Disabled CSU employees could get more options

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A bill that would grant certain accommodations for California State University system employees with disabilities still faces opposition from the Department of Finance and the CSU.

Assemblymember Jackie Goldberg, D–Los Angeles, introduced Assembly Bill 529, which was first passed by the Assembly May 31, and then by the Senate Education Committee on Jun. 22, and finally by the Senate Judiciary Committee on Jul. 12. The bill is awaits discussion in the Senate Appropriations Committee.

“In the case of AB 529, the Senate Education Committee heard the bill because the content pertained to a higher education system,” said Dorena Knepper, director of Government Affairs at CSUN, in reference to the bill had been discussed in the different committees.

“During the hearing, however, issues relating to civil service law were raised, which committee members believed should be reviewed by the Senate Judiciary Committee. Thus, when the Senate Education Committee passed the bill, it was referred to the Senate Judiciary Committee. Once the Judiciary Committee had addressed the issues, it was then passed and sent on to the (Appropriations Committee).”

Law requires that the CSU Board of Trustees provide disability retirement, involuntary leave pending retirement in certain cases and temporary disability allowances to CSU employees who qualify for it.

AB 529 would give employees the option of hearings with the State Personnel Board if they feel the CSU trustees have not abided by the law.

The bill would also grant CSU employees, who have disabilities the same rights given to civil service employees under the state Civil Service Act.

Mary Ann Cummins-Prager, coordinator of Students with Disabilities Resources at CSUN, said such rights range from giving an ergonomic chair to any employee who needs one, and to allowing flexibility in a person’s work schedule because of his or her disability. Such accommodations cost less than $1,000 on average, Cummins-Prager said.

“Making them not get it would be unreasonable,” Cummins-Prager said. She added that an unreasonable accommodation would be hiring two people for one job.

“(A) company cannot pay for the employee and the aide,” she said.

Cost is a major factor in why the CSU and the Department of Finance are opposed to this bill.

“The bill carries an annual $800,000 price tag for the CSU,” Knepper said. “The State Personnel Board would also incur significant costs. Moreover, the SPB is currently backlogged with about six months worth of cases.”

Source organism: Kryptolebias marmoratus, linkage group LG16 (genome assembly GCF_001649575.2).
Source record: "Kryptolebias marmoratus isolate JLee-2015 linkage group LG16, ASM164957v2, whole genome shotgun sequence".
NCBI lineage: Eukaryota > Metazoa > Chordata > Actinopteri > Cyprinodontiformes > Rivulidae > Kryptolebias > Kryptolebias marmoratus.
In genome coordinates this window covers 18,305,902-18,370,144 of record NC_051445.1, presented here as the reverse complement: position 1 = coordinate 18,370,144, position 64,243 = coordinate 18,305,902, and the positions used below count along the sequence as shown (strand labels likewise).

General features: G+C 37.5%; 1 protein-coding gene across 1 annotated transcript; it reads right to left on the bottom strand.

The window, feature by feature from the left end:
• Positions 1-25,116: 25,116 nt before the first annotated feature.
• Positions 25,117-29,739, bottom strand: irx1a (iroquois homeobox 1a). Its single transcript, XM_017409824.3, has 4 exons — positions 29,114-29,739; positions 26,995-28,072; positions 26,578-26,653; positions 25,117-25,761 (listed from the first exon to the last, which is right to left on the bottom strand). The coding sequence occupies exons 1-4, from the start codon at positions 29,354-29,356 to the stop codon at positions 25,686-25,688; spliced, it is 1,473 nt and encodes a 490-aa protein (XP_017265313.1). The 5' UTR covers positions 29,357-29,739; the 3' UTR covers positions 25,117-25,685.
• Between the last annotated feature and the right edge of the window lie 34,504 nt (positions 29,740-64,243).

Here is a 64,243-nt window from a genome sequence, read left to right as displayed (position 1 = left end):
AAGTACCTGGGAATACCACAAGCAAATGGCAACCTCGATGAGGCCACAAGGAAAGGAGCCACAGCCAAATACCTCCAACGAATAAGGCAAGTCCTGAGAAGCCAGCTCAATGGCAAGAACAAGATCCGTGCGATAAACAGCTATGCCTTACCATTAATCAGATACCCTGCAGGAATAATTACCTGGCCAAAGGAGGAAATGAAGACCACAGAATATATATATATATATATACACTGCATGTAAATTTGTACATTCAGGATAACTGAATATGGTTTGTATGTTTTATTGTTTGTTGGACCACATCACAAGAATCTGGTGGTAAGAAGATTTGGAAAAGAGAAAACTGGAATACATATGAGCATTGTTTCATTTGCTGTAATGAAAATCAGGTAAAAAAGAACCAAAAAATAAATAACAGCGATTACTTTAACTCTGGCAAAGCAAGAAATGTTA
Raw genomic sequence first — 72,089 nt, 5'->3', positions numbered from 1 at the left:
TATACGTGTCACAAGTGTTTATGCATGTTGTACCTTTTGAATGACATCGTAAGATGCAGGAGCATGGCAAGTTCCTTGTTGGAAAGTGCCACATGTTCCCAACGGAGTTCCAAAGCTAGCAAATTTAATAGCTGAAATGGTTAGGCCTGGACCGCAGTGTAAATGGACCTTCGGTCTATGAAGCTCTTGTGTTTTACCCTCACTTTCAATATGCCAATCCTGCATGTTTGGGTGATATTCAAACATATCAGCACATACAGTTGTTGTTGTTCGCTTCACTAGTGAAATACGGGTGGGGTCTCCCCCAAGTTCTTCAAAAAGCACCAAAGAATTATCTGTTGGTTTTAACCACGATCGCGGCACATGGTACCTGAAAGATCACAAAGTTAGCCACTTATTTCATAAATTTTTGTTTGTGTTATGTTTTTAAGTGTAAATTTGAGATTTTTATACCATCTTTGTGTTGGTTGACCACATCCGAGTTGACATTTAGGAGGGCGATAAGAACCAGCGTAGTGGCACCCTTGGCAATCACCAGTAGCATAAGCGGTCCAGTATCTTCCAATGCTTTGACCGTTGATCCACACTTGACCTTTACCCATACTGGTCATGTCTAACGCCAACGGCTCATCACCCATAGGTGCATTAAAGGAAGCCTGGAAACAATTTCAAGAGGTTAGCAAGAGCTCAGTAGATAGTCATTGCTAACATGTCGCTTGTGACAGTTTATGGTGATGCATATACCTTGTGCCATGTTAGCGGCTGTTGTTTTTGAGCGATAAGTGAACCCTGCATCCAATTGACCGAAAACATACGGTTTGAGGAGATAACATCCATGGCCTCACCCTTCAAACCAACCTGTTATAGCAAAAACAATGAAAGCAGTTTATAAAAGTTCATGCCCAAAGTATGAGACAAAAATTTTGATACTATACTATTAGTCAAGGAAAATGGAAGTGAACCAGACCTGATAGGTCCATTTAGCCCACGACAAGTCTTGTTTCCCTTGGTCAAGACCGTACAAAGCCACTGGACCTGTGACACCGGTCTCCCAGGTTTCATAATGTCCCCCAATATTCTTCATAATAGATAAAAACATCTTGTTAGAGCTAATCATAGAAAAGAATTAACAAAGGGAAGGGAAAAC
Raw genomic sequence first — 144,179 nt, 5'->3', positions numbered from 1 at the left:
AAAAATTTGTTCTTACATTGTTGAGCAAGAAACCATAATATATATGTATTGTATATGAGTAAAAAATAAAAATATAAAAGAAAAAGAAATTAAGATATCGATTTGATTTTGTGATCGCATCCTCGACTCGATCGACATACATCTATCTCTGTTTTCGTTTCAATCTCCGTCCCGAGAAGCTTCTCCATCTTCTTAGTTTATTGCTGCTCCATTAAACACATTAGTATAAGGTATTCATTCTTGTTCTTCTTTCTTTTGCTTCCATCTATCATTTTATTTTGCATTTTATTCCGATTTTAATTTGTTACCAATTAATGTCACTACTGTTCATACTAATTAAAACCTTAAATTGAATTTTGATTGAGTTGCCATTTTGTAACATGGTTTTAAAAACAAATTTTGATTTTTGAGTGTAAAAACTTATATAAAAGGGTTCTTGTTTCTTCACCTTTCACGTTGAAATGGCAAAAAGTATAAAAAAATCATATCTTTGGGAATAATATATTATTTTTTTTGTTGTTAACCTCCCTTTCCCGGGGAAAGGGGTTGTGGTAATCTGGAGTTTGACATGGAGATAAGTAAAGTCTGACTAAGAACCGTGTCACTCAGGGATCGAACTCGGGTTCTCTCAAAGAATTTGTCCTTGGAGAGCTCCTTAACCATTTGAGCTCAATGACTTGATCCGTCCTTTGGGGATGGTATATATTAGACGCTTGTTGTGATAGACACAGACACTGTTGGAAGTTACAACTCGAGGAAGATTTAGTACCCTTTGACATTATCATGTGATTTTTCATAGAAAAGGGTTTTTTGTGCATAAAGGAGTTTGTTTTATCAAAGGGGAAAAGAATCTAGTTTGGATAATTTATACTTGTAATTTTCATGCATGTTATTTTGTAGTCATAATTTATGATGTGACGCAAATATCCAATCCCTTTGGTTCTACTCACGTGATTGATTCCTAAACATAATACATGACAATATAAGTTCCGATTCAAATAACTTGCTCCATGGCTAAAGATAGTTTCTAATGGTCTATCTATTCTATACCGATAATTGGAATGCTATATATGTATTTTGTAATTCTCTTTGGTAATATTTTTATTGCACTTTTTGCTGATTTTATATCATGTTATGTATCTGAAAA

Knepper said her understanding of the bill is that Goldberg introduced AB 529 to provide a timely response to employees’ disability retirement complaints.

“The SPB already handles all civil service employee complaints; adding CSU employees to the workload will only exacerbate the agency’s overtaxed workload. How would CSU employees be better served under such a process?”

Knepper said employees do have other options.

“Employees have a variety of appeal paths they can pursue,” Knepper said. “Their contract specifies an appeal process. They can also file an appeal with the Department of Fair Employment and Housing or the federal (Equal Employment Opportunity Commission).”

Knepper said the way the issue is being handled is also a cause for concern and a reason the CSU opposes the bill.

“(Higher Education External Relations Association) provides that all benefits are determined through a collective bargaining process,” Knepper said. “Yet, every legislative session, a (negotiable) issue such as this one will appear in a bill. Either HEERA should handle all of these issues – as it was enacted to do – or the state Legislature should handle all employee issues.”

Although the system is against the bill, Knepper said she believes the CSU has done its best to work with its employees, especially those who have disabilities, and gives them the necessary accommodations they deserve.

“Federal law requires it, and the system has always had a strongly held personal commitment to accommodate not only its work force, but its disabled student population,” Knepper said. “CSUN also is particularly sensitive to accommodating students with disabilities and has numerous offices and personnel on campus to assist this population.”

However, some individuals have a different view of CSUN’s inaction regarding the bill.

“The campus did not really take a stand on this,” Cummins-Prager said.

Goldberg and her representatives could not be reached for comment regarding AB 529 and the opposition it faces from the CSU and DOF.

Even after the bill was passed three times, it would still need to make its way to Gov. Arnold Schwarzenegger’s desk, which could stop the bill.

“The bill actually hasn’t been passed yet by the Legislature,” Knepper said. “After that, the bill will go back to the Assembly for concurrence in the Senate’s amendments. Then it will go to the governor, who will likely veto it.”

John Barundia can be reached at jcb44123@csun.edu